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Saturday, March 20, 2010

Comments

Patrick Norris

Reading your thoughts brought a story I heard to mind. Dr. Jane Stephens of the Amani Foundation in Winston-Salem went to visit Maya Angelou for counsel before starting her non-profit. Dr. Angelou told her to do 3 things:
1. See if there was anyone else already doing what she wanted to do. If not, go ahead.
2. Get young people involved. They have more energy and passion.
3. Do something (small) everyday to move it forward.

If indigenous leadership is your goal - find college or high school students from the area and start a leadership academy for as long as it takes. Do something small everyday to build them. You might start in the elementary schools with leadership training (Chick Fil A has curriculum for leadership development for public schools.) Your legacy will be the young leaders you build.

I saw "Visioneering" in your book favorites - it is a great book on being patient for God to bring the vision to pass. Stay faithful and let your holy discontent drive you.

Katrina Pelters

Kirsten, Having been with you from the start, all I can say is I am praying for you. I know that you are totally God led and that your faith will continue to show you areas of growth. They aren't always easy areas or ones that we wish to see.
Katrina

Shelley

Kirsten,
my heart broke reading this because in reality, this is the truth for many ministries at many churches.

I agree that we totally need to make developing indigenous leaders and building relationships a higher priority than creating great experiences.

I understand how hard it is to hand of things to someone "less qualified" but that is the beauty of reproducing. If you truly apprentice someone, you will not be throwing them out of the frying pan into the fire, but leading them into the position. That is the beauty of Jesus. He called fishermen to follow him, not some snobby pharisee wanna-bes.

I love your honesty and openness here. This is where God can really truly use you Kirsten, cast vision like wild- call for more radical Jesus like love and then keep re-evaluating.

It's been a whirlwind, and I feel blessed to have watched the past 4 years as all of this has happened, and pray for you, your family and this ministry.

Thank you...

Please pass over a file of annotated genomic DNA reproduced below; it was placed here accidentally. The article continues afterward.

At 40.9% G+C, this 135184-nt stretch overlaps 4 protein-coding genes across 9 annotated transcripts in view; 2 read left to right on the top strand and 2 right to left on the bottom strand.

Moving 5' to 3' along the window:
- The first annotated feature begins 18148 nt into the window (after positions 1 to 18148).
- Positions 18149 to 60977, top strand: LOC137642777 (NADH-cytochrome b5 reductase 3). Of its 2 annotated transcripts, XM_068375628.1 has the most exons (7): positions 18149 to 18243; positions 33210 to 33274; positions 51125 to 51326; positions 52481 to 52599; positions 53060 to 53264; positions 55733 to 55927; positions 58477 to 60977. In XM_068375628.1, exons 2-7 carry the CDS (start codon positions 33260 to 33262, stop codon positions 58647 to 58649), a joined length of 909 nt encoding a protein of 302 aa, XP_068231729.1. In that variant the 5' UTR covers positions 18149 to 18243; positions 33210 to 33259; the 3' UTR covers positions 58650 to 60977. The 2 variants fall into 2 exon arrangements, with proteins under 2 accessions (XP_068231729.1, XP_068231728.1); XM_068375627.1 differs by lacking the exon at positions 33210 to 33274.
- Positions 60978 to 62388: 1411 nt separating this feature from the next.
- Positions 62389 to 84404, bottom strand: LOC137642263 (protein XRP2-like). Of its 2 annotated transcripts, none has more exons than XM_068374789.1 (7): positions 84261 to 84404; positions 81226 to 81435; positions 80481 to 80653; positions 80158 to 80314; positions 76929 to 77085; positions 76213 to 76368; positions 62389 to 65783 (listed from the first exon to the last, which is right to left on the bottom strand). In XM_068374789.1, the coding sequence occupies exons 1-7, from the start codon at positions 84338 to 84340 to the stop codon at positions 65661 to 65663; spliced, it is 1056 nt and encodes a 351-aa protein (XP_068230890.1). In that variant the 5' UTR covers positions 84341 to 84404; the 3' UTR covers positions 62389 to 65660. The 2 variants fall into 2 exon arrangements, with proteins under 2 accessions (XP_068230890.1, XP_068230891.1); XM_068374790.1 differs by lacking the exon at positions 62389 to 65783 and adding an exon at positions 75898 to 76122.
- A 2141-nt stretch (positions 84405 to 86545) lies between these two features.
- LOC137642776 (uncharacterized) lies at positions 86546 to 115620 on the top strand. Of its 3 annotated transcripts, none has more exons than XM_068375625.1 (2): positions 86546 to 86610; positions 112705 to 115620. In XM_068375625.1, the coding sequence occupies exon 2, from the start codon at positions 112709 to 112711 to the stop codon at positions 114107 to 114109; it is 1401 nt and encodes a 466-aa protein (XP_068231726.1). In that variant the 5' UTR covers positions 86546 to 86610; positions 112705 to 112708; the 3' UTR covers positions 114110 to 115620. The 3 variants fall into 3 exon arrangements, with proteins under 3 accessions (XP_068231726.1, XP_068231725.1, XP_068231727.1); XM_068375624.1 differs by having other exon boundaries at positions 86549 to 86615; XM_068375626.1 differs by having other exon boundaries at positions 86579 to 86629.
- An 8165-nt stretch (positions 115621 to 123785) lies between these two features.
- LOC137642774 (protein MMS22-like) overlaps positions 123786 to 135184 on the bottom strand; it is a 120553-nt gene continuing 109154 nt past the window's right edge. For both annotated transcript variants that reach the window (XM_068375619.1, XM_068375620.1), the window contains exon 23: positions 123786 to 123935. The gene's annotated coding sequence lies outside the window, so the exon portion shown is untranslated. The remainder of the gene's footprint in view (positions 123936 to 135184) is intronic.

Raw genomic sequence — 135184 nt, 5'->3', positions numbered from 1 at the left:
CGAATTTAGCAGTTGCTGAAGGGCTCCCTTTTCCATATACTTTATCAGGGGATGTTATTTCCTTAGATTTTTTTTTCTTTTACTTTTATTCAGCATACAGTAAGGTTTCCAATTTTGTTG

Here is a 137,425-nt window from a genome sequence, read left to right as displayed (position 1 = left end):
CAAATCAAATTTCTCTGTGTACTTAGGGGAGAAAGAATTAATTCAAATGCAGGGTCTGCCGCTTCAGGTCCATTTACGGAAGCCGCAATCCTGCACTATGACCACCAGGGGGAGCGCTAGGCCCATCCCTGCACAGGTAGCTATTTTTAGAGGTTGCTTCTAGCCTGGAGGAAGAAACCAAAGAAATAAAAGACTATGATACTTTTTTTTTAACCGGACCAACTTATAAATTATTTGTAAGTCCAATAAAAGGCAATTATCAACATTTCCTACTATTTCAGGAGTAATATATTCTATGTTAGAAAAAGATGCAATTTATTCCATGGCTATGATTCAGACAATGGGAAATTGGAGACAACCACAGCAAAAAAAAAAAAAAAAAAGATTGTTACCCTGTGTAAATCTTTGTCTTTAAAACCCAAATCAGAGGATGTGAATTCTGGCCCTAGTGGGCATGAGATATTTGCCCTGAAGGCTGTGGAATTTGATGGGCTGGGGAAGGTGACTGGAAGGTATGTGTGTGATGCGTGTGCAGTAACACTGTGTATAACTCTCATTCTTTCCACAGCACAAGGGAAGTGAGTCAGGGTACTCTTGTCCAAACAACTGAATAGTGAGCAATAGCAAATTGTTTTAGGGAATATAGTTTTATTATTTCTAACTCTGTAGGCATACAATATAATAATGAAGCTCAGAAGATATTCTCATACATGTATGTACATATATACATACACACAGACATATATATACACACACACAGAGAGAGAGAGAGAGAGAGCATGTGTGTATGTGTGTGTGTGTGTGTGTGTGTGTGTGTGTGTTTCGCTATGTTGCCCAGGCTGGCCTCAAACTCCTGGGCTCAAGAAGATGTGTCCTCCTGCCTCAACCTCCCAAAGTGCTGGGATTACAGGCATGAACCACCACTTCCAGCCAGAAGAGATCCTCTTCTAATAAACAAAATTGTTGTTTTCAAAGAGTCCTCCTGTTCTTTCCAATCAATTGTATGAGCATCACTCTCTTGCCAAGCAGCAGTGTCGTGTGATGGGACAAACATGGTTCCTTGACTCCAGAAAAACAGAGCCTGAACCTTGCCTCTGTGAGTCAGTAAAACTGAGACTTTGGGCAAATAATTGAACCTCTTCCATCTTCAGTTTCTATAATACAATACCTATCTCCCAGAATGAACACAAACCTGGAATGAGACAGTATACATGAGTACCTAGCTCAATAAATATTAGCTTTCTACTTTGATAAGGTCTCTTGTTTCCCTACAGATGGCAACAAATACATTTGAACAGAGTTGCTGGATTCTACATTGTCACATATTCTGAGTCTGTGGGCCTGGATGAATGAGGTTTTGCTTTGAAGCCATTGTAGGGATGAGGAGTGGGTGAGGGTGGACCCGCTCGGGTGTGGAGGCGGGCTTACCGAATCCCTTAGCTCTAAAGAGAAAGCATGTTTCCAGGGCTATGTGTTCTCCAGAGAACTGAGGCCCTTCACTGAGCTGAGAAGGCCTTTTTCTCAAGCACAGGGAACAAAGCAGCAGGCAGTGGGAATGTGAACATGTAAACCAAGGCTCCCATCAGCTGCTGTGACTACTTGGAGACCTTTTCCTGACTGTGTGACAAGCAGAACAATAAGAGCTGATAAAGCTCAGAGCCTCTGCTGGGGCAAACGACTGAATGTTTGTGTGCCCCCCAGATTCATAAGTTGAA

Dave Lewis

Kirsten,

I'm there with you...I get what you are saying. We sometimes have had to reject the help of well meaning church folks in favor of developing indigenous leadership. Like you stated, it takes time for that to happen, so we have to be committed, from the beginning, to digging in and establishing roots in the community. We have found, as you have, that there are plenty of people who want to drive into our inner-city community from their suburban homes and churches to help out, but not one who will intentionally move here for the purpose of joining God on mission and making an impact in people's lives. For one, it means stepping out of their comfort zone, and also requires a great deal of sacrifice that most people, even well meaning Christians, are not willing to make. Many are called but few are chosen. Some people are wired for inner-city ministry in such a way that they see the needs and dig in, often at the expense of leaving people out of the blessing of serving others. I'm like that! I often prefer to do it myself than to hand it off to someone, "less qualified." I am learning (after 4 years into this) that others can do as good of a job as I can when I am willing to let go and let them serve. maybe it's a bit messy that way (sometimes) but I believe God is glorified in the seemingly messy, less organized efforts of those we have been charged with the task of eqipping and raising up.

Like you, I'm always on a learning curve and willing to change things up, even if it hurts. I can't hold it against other Christians if they don't get as excited about my ministry as I do, and when they don't quite see things the way I do.

Keep up the great work and may we continue to encourage one another through prayer and sharing our war stories

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